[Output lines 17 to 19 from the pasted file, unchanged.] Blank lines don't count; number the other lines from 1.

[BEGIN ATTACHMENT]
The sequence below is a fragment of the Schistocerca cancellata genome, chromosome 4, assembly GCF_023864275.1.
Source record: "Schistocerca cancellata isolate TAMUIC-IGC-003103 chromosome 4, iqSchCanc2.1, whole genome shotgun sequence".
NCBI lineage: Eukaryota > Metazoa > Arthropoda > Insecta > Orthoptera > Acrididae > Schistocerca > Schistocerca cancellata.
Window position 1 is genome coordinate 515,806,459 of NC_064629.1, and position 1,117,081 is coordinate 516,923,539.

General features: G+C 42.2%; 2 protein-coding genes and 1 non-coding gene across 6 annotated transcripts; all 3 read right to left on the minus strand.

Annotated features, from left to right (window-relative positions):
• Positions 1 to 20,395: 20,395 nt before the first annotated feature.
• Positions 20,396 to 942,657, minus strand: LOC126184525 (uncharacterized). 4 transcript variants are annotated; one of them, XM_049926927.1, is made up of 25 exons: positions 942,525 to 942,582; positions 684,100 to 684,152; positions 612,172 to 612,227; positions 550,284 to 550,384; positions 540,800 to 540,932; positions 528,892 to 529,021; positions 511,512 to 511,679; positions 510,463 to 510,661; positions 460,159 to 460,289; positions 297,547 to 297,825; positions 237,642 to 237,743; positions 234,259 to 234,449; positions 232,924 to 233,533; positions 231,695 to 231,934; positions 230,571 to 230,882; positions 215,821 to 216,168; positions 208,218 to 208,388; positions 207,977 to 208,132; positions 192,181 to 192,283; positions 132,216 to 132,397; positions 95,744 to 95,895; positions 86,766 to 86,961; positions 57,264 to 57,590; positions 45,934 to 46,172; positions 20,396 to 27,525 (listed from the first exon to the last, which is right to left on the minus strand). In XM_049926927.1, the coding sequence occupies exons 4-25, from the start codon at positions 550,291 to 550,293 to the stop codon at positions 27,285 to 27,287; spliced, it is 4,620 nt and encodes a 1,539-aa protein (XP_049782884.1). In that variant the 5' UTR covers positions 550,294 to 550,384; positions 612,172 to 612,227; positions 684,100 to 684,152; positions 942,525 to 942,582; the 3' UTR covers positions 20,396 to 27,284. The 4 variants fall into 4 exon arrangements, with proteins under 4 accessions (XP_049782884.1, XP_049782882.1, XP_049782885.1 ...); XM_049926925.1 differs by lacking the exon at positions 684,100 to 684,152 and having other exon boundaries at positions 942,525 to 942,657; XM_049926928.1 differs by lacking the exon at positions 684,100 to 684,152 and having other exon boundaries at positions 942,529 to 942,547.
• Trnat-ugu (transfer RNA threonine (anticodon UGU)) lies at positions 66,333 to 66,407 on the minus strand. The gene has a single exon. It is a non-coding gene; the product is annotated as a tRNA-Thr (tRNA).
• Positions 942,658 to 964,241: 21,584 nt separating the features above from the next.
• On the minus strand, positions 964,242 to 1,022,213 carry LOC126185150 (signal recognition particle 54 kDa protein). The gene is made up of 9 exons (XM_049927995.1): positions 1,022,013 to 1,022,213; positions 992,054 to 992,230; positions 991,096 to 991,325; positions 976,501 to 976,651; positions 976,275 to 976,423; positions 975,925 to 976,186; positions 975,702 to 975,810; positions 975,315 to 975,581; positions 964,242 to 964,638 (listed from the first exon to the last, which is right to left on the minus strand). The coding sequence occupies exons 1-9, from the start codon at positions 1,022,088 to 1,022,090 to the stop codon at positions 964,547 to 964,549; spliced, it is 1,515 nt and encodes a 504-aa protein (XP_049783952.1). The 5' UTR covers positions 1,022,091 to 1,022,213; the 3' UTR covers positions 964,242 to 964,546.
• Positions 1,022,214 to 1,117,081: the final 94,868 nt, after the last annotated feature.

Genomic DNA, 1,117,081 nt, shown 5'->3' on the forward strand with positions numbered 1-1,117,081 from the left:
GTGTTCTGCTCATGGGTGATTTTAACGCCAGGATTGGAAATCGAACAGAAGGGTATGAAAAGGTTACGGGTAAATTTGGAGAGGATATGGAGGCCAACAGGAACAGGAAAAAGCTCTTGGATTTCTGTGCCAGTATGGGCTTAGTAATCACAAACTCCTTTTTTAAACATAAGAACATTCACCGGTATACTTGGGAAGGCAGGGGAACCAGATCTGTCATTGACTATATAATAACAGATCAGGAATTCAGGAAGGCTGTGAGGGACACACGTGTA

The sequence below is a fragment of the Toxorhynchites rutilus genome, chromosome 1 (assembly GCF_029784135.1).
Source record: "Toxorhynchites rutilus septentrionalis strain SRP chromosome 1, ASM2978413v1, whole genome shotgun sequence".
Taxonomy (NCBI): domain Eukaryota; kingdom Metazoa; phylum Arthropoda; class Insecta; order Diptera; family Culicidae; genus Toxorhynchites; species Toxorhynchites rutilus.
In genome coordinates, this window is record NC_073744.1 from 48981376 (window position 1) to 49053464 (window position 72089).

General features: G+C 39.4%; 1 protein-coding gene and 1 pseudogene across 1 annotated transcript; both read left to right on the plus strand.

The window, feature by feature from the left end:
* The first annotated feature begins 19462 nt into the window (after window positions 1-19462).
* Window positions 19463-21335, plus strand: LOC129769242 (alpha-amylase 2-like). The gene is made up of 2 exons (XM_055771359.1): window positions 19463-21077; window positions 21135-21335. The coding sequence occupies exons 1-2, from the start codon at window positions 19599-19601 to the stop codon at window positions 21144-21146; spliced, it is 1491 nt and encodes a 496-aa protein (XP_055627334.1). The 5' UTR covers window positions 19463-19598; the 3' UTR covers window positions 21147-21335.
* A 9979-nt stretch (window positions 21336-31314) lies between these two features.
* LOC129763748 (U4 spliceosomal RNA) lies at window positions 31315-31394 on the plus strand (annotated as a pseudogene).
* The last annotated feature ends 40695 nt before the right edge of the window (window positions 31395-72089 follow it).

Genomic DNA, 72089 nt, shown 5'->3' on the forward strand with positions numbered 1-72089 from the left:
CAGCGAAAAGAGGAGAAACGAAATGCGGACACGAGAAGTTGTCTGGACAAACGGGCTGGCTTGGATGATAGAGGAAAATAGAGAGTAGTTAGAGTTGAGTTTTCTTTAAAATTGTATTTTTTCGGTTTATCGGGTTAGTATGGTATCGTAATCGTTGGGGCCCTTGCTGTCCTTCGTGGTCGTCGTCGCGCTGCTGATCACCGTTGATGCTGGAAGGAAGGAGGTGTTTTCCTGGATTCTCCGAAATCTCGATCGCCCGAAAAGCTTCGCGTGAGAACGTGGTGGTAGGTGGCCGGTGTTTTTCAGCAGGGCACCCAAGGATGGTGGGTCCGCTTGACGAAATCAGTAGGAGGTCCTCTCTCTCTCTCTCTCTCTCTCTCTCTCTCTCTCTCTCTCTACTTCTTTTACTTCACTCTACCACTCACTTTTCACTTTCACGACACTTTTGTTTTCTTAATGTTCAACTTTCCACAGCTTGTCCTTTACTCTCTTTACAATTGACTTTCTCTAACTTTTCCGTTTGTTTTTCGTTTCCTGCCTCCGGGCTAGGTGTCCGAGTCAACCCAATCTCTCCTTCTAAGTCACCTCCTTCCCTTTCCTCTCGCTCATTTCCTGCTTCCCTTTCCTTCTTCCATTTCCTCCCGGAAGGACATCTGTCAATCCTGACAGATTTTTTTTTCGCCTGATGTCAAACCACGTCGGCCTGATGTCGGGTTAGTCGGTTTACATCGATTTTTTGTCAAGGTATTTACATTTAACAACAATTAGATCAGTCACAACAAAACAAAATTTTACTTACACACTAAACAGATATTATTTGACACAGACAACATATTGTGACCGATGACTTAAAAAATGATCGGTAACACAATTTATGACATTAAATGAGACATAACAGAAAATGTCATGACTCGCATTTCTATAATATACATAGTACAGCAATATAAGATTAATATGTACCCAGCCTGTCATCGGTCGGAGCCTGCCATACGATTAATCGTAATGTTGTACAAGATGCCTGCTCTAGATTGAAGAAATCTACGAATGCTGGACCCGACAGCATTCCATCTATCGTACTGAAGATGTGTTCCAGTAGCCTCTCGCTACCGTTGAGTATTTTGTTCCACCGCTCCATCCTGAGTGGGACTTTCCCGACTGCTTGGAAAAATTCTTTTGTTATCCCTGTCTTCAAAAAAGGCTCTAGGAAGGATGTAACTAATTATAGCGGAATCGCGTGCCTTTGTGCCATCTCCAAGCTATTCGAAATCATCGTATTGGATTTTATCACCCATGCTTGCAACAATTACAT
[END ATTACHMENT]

Taxonomy (NCBI): domain Eukaryota; kingdom Metazoa; phylum Arthropoda; class Insecta; order Diptera; family Culicidae; genus Toxorhynchites; species Toxorhynchites rutilus.
In genome coordinates, this window is record NC_073744.1 from 48981376 (window position 1) to 49053464 (window position 72089).

General features: G+C 39.4%; 1 protein-coding gene and 1 pseudogene across 1 annotated transcript; both read left to right on the plus strand.